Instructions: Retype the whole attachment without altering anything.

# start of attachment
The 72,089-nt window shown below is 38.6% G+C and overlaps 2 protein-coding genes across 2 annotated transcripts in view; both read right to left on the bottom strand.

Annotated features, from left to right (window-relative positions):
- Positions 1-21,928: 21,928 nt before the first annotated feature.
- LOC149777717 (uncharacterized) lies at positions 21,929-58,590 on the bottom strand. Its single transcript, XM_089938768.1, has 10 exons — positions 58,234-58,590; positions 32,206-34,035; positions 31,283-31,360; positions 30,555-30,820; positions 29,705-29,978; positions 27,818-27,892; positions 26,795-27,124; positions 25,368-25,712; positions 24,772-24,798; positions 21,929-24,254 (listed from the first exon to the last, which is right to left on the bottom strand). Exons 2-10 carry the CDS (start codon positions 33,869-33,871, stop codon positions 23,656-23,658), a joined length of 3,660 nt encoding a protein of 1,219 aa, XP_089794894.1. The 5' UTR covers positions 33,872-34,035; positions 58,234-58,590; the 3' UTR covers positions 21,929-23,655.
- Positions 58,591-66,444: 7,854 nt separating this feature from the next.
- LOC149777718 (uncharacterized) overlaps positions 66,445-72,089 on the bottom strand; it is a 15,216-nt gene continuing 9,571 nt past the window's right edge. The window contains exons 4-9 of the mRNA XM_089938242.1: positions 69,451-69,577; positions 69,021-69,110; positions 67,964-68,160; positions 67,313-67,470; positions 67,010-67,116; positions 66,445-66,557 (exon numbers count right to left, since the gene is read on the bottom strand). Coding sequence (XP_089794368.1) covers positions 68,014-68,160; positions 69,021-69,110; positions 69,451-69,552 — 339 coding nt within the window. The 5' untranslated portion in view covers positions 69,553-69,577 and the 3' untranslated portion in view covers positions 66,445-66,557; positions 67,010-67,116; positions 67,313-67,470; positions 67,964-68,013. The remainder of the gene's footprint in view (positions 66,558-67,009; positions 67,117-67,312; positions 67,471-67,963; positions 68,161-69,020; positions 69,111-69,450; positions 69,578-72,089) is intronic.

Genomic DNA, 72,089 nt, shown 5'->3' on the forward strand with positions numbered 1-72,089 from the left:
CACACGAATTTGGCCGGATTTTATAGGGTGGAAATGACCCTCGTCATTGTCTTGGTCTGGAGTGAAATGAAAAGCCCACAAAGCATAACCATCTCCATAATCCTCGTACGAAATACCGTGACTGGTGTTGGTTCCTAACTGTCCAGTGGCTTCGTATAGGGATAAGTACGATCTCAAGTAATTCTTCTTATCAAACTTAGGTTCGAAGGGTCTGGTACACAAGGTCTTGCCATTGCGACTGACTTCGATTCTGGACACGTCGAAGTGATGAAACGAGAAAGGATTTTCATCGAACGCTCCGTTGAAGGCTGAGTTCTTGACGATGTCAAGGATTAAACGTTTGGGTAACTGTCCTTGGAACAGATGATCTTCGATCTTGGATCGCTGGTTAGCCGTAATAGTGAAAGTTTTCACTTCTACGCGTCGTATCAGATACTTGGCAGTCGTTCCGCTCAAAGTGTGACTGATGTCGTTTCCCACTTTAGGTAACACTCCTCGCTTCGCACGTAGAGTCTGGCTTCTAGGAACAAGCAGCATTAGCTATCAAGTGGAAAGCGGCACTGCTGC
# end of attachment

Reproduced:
The 72,089-nt window shown below is 38.6% G+C and overlaps 2 protein-coding genes across 2 annotated transcripts in view; both read right to left on the bottom strand.

Annotated features, from left to right (window-relative positions):
- Positions 1-21,928: 21,928 nt before the first annotated feature.
- LOC149777717 (uncharacterized) lies at positions 21,929-58,590 on the bottom strand. Its single transcript, XM_089938768.1, has 10 exons — positions 58,234-58,590; positions 32,206-34,035; positions 31,283-31,360; positions 30,555-30,820; positions 29,705-29,978; positions 27,818-27,892; positions 26,795-27,124; positions 25,368-25,712; positions 24,772-24,798; positions 21,929-24,254 (listed from the first exon to the last, which is right to left on the bottom strand). Exons 2-10 carry the CDS (start codon positions 33,869-33,871, stop codon positions 23,656-23,658), a joined length of 3,660 nt encoding a protein of 1,219 aa, XP_089794894.1. The 5' UTR covers positions 33,872-34,035; positions 58,234-58,590; the 3' UTR covers positions 21,929-23,655.
- Positions 58,591-66,444: 7,854 nt separating this feature from the next.
- LOC149777718 (uncharacterized) overlaps positions 66,445-72,089 on the bottom strand; it is a 15,216-nt gene continuing 9,571 nt past the window's right edge. The window contains exons 4-9 of the mRNA XM_089938242.1: positions 69,451-69,577; positions 69,021-69,110; positions 67,964-68,160; positions 67,313-67,470; positions 67,010-67,116; positions 66,445-66,557 (exon numbers count right to left, since the gene is read on the bottom strand). Coding sequence (XP_089794368.1) covers positions 68,014-68,160; positions 69,021-69,110; positions 69,451-69,552 — 339 coding nt within the window. The 5' untranslated portion in view covers positions 69,553-69,577 and the 3' untranslated portion in view covers positions 66,445-66,557; positions 67,010-67,116; positions 67,313-67,470; positions 67,964-68,013. The remainder of the gene's footprint in view (positions 66,558-67,009; positions 67,117-67,312; positions 67,471-67,963; positions 68,161-69,020; positions 69,111-69,450; positions 69,578-72,089) is intronic.

Genomic DNA, 72,089 nt, shown 5'->3' on the forward strand with positions numbered 1-72,089 from the left:
CACACGAATTTGGCCGGATTTTATAGGGTGGAAATGACCCTCGTCATTGTCTTGGTCTGGAGTGAAATGAAAAGCCCACAAAGCATAACCATCTCCATAATCCTCGTACGAAATACCGTGACTGGTGTTGGTTCCTAACTGTCCAGTGGCTTCGTATAGGGATAAGTACGATCTCAAGTAATTCTTCTTATCAAACTTAGGTTCGAAGGGTCTGGTACACAAGGTCTTGCCATTGCGACTGACTTCGATTCTGGACACGTCGAAGTGATGAAACGAGAAAGGATTTTCATCGAACGCTCCGTTGAAGGCTGAGTTCTTGACGATGTCAAGGATTAAACGTTTGGGTAACTGTCCTTGGAACAGATGATCTTCGATCTTGGATCGCTGGTTAGCCGTAATAGTGAAAGTTTTCACTTCTACGCGTCGTATCAGATACTTGGCAGTCGTTCCGCTCAAAGTGTGACTGATGTCGTTTCCCACTTTAGGTAACACTCCTCGCTTCGCACGTAGAGTCTGGCTTCTAGGAACAAGCAGCATTAGCTATCAAGTGGAAAGCGGCACTGCTGC